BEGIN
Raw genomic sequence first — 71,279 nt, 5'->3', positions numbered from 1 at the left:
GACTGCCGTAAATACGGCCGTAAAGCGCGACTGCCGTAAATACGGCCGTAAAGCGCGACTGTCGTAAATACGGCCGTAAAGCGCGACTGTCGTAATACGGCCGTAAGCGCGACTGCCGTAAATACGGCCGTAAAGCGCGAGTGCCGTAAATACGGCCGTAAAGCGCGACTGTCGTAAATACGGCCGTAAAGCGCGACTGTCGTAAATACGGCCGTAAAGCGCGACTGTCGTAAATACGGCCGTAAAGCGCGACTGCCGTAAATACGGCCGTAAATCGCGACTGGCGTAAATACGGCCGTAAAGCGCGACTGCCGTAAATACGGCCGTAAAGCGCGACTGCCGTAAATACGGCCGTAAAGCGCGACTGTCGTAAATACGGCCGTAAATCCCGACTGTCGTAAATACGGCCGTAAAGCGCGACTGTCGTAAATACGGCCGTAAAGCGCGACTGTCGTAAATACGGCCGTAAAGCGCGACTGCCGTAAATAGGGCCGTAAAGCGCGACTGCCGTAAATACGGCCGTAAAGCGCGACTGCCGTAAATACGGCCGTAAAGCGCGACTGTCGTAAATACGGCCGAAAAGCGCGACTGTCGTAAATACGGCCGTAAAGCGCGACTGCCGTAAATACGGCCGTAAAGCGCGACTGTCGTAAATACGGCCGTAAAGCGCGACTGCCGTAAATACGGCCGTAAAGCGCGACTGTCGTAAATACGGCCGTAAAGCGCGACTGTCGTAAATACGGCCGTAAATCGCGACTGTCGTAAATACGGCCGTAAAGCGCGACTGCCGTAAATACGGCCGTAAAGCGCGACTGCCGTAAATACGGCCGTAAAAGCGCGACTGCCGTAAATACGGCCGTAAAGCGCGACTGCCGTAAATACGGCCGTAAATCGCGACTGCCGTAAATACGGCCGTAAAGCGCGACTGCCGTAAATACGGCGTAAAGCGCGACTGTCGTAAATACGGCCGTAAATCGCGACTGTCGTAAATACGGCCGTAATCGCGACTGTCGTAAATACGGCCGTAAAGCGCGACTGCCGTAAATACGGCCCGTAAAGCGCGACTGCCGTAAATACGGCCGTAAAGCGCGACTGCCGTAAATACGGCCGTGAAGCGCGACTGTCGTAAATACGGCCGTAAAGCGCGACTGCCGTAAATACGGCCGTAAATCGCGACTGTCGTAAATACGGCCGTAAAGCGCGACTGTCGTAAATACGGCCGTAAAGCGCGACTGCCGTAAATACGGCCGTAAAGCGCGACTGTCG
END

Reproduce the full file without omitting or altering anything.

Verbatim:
Raw genomic sequence first — 71,279 nt, 5'->3', positions numbered from 1 at the left:
GACTGCCGTAAATACGGCCGTAAAGCGCGACTGCCGTAAATACGGCCGTAAAGCGCGACTGTCGTAAATACGGCCGTAAAGCGCGACTGTCGTAATACGGCCGTAAGCGCGACTGCCGTAAATACGGCCGTAAAGCGCGAGTGCCGTAAATACGGCCGTAAAGCGCGACTGTCGTAAATACGGCCGTAAAGCGCGACTGTCGTAAATACGGCCGTAAAGCGCGACTGTCGTAAATACGGCCGTAAAGCGCGACTGCCGTAAATACGGCCGTAAATCGCGACTGGCGTAAATACGGCCGTAAAGCGCGACTGCCGTAAATACGGCCGTAAAGCGCGACTGCCGTAAATACGGCCGTAAAGCGCGACTGTCGTAAATACGGCCGTAAATCCCGACTGTCGTAAATACGGCCGTAAAGCGCGACTGTCGTAAATACGGCCGTAAAGCGCGACTGTCGTAAATACGGCCGTAAAGCGCGACTGCCGTAAATAGGGCCGTAAAGCGCGACTGCCGTAAATACGGCCGTAAAGCGCGACTGCCGTAAATACGGCCGTAAAGCGCGACTGTCGTAAATACGGCCGAAAAGCGCGACTGTCGTAAATACGGCCGTAAAGCGCGACTGCCGTAAATACGGCCGTAAAGCGCGACTGTCGTAAATACGGCCGTAAAGCGCGACTGCCGTAAATACGGCCGTAAAGCGCGACTGTCGTAAATACGGCCGTAAAGCGCGACTGTCGTAAATACGGCCGTAAATCGCGACTGTCGTAAATACGGCCGTAAAGCGCGACTGCCGTAAATACGGCCGTAAAGCGCGACTGCCGTAAATACGGCCGTAAAAGCGCGACTGCCGTAAATACGGCCGTAAAGCGCGACTGCCGTAAATACGGCCGTAAATCGCGACTGCCGTAAATACGGCCGTAAAGCGCGACTGCCGTAAATACGGCGTAAAGCGCGACTGTCGTAAATACGGCCGTAAATCGCGACTGTCGTAAATACGGCCGTAATCGCGACTGTCGTAAATACGGCCGTAAAGCGCGACTGCCGTAAATACGGCCCGTAAAGCGCGACTGCCGTAAATACGGCCGTAAAGCGCGACTGCCGTAAATACGGCCGTGAAGCGCGACTGTCGTAAATACGGCCGTAAAGCGCGACTGCCGTAAATACGGCCGTAAATCGCGACTGTCGTAAATACGGCCGTAAAGCGCGACTGTCGTAAATACGGCCGTAAAGCGCGACTGCCGTAAATACGGCCGTAAAGCGCGACTGTCG